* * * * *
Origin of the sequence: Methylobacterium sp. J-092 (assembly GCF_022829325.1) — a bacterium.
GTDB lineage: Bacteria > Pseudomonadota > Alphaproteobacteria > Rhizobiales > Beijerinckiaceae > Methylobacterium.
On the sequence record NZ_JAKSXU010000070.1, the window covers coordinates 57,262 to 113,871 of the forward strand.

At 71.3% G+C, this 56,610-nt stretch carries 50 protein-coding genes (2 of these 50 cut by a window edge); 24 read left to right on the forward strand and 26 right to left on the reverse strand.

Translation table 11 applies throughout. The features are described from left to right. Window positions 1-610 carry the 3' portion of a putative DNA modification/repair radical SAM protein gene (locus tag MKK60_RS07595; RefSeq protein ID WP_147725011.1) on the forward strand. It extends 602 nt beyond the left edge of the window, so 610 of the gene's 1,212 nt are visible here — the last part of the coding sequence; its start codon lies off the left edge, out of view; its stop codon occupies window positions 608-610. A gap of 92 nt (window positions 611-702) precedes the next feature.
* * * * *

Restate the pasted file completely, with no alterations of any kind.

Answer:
Origin of the sequence: Methylobacterium sp. J-092 (assembly GCF_022829325.1) — a bacterium.
GTDB lineage: Bacteria > Pseudomonadota > Alphaproteobacteria > Rhizobiales > Beijerinckiaceae > Methylobacterium.
On the sequence record NZ_JAKSXU010000070.1, the window covers coordinates 57,262 to 113,871 of the forward strand.

At 71.3% G+C, this 56,610-nt stretch carries 50 protein-coding genes (2 of these 50 cut by a window edge); 24 read left to right on the forward strand and 26 right to left on the reverse strand.

Translation table 11 applies throughout. The features are described from left to right. Window positions 1-610 carry the 3' portion of a putative DNA modification/repair radical SAM protein gene (locus tag MKK60_RS07595; RefSeq protein ID WP_147725011.1) on the forward strand. It extends 602 nt beyond the left edge of the window, so 610 of the gene's 1,212 nt are visible here — the last part of the coding sequence; its start codon lies off the left edge, out of view; its stop codon occupies window positions 608-610. A gap of 92 nt (window positions 611-702) precedes the next feature.